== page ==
Koh Lipe (also spelt ‘Lipeh’ or ‘Leepae’) is a small island in Thailand (Satun Province), near the Tarutao National Marine Park, on the Andaman (west) coast of Thailand adjacent to Malaysia. It has a small local population of Chao Ley – otherwise known as ‘sea gypsies’ – who inhabit the island throughout the year making a living from fishing in the low (tourist) season, and from tourism in the high season.
Click above to hear our Koh Lipe Podcast. This podcast includes a short interview with Pooh from Poohs bar and restaurant, as well as Tina getting bitten by a bunch of angry mosquitoes, again.
Two years ago I visited Koh Lipe, and it conjured up memories of the time I spent island-hopping in Thailand in 1991 – a time when even Koh Phangan didn’t have sealed roads. It had that laid-back, lost-in-time feel to it, something I feared could no longer be found easily in Thailand.
Tina and I decided we’d head to Koh Lipe this year for a couple of weeks over Christmas and New year. We knew the island would be at its busiest over this period, but had to go over New Year due to work commitments.
As soon as we arrived, a few changes struck me – firstly, there was a lot more development taking place – with buildings and bungalows springing up around the island. Secondly, the holiday-makers on the island had, in the space of two short years, changed from being comprised mostly of backpackers & travelers to being more noticeably made up of couples & families. In particular, it was obvious that a few tour operators from Scandinavian countries had started shipping families out to Lipe by the bus load.
The increasing numbers of tourists to Koh Lipe has obviously resulted in more rubbish being left behind on the island – and this became more evident the more time we spent walking through the sandy paths criss-crossing the island. Particularly in peak season rubbish-disposal seems to be posing a bit of a problem.
Koh Lipe has no sealed roads, and no cars. Yet. A few locals own Honda scooters and they sometimes drive these at break-neck speed down the sandy paths. In the next 1-2 years I expect the first sealed road will be built linking the Chao Ley village to Pattaya beach – the main beach on the island.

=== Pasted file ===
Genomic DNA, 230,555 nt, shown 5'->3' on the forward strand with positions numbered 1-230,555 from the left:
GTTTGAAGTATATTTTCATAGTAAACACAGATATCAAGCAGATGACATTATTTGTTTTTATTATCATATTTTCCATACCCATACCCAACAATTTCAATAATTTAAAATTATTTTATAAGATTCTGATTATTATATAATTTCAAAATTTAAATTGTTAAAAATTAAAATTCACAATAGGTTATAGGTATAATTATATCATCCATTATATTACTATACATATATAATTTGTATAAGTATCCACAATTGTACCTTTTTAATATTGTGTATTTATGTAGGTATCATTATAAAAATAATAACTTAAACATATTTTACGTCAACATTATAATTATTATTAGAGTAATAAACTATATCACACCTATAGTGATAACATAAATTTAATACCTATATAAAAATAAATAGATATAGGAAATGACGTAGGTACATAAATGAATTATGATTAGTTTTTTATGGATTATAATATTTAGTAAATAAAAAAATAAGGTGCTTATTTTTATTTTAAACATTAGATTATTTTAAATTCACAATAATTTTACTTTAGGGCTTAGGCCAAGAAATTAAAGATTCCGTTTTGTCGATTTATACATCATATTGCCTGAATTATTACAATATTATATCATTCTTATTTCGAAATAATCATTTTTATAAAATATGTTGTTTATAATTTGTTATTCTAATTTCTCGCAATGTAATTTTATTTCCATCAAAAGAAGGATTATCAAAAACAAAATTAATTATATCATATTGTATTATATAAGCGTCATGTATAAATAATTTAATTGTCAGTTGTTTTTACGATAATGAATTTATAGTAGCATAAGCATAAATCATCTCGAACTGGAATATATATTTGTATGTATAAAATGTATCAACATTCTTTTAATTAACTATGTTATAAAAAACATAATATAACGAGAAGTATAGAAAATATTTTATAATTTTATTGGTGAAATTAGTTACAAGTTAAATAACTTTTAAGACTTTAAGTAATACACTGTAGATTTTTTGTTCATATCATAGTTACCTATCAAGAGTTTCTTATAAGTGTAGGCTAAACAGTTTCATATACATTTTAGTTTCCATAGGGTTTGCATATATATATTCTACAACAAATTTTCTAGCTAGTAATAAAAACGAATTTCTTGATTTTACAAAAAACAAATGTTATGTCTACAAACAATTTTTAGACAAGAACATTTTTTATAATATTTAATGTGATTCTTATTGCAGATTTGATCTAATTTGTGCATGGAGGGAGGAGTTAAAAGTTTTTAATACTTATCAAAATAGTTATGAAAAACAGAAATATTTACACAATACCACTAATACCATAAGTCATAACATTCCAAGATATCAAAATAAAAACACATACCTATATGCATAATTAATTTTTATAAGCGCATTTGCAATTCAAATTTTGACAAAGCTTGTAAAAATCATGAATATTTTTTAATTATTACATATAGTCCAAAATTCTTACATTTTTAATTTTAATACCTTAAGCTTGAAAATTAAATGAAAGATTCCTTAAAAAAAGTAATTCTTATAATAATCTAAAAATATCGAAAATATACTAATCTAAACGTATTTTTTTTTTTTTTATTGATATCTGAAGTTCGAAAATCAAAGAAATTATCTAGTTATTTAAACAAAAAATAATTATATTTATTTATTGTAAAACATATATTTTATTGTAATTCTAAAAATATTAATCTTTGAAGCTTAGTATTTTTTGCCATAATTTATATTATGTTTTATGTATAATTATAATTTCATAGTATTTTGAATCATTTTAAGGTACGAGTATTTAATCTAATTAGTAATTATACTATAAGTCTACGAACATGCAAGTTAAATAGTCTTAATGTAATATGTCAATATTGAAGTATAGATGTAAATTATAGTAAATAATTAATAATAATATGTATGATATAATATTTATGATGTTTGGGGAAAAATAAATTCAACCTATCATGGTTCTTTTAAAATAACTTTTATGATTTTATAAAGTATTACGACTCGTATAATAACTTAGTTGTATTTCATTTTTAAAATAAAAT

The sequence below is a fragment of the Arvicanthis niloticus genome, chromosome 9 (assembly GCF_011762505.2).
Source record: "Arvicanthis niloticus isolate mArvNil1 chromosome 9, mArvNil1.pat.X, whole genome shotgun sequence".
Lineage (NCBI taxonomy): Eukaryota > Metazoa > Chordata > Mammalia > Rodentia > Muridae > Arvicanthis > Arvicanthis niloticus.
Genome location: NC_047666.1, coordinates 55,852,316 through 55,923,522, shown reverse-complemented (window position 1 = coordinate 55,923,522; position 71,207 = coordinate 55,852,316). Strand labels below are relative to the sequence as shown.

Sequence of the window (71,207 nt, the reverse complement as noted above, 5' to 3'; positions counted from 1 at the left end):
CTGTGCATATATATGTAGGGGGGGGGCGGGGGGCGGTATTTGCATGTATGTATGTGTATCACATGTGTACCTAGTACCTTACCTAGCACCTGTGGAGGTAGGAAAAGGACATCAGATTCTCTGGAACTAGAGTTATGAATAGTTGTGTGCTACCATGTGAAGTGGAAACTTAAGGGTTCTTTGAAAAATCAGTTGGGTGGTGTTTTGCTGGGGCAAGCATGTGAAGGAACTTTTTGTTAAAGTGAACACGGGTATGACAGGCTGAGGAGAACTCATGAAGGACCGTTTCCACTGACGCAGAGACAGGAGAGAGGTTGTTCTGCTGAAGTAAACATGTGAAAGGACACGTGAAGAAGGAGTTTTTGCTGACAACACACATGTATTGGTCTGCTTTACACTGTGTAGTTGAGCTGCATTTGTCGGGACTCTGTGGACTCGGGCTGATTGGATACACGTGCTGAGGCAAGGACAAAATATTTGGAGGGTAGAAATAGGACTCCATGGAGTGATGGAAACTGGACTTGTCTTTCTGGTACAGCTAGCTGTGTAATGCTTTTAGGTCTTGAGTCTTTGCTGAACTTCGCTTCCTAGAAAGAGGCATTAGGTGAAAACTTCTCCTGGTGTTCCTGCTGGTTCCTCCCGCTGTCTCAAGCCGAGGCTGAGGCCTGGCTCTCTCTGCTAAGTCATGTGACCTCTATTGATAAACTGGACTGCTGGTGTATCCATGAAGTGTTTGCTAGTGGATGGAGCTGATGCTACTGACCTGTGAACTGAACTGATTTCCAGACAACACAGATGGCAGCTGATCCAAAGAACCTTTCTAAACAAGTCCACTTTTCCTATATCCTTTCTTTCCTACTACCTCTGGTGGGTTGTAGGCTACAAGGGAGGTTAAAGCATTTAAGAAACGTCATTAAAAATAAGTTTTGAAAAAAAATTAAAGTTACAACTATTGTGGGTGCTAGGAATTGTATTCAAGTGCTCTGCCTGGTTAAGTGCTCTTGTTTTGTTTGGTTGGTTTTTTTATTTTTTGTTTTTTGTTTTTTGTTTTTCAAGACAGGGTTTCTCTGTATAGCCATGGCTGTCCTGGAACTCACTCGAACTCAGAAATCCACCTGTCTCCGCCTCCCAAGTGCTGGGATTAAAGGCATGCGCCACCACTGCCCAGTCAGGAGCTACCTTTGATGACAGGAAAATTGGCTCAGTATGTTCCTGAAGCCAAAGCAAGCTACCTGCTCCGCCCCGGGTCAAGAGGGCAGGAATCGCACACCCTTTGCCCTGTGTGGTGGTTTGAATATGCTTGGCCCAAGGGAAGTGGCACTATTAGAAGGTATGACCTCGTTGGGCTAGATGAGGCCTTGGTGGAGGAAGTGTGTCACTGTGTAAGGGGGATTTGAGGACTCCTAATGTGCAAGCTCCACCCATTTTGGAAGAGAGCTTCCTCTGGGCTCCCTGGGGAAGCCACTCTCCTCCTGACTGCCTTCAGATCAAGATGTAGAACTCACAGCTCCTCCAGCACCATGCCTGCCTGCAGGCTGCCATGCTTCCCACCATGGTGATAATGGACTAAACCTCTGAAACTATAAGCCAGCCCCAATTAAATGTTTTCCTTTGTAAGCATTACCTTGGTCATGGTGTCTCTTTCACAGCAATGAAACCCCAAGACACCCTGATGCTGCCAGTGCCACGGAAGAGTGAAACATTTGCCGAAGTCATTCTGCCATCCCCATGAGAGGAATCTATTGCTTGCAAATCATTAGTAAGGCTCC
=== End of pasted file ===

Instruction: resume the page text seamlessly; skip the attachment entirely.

Despite this development, I felt Koh Lipe still retained its charm. The scenery as a whole in Taratao National Park is stunningly beautiful – with emerald green seas and white sandy beaches in abundance. Koh Lipe and the other islands in Taratao marine park have some of the best diving and snorkeling in Thailand. You can either snorkel straight off the Koh Lipe beaches, or head out on a snorkeling trip as we did. The coral and underwater life was breathtaking and in my opinion it was on a par with Dahab in Egypt where I learned to dive a few years ago.
There are several ways to get to Koh Lipe but the most popular are:
1) Taking a train or plane from Bangkok to Hat Yai followed by a minibus/taxi to Pak Bara on the Andaman coast, where you take a ferry or speedboat to Koh Lipe. We flew Airasia and Nokair to & from Bangkok. Air Asia suffered from chronic flight delays.
2) Taking a ferry or speedboat from Koh Lanta.
There is more information on getting to and from Koh Lipe on the Koh Lipe Thailand website.
Where to stay
We’d recommend Mountain Resort (where we stayed) – fan huts during peak season were 600 baht a night – they would be cheaper at other times. Mountain Resort has a great view of the sea looking towards Koh Adang, and in our opinion, although not directly on the beach, it is located above the most beautiful beach on Koh Lipe.
Poohs – If you need accommodation, the internet, somewhere to change money or book onward travel, or just a friendly bar and restaurant to hang out in, Pooh’s is the place to go. Following the interview I did with him in the podcast, he asked me to pass on his phone number +66 (0)89 5953737. If you need help – contact Pooh- he’s incredibly friendly and a bit of a Mr Fix It!
Dang Dee Tour Services – We did our snorkeling trip through Annie at Dang Dee (+66 (0)89 4637801). Her email is email@example.com. The price is about 500 Thai Baht a day, including lunch for a 4-stop snorkeling trip amongst the neighbouring islands.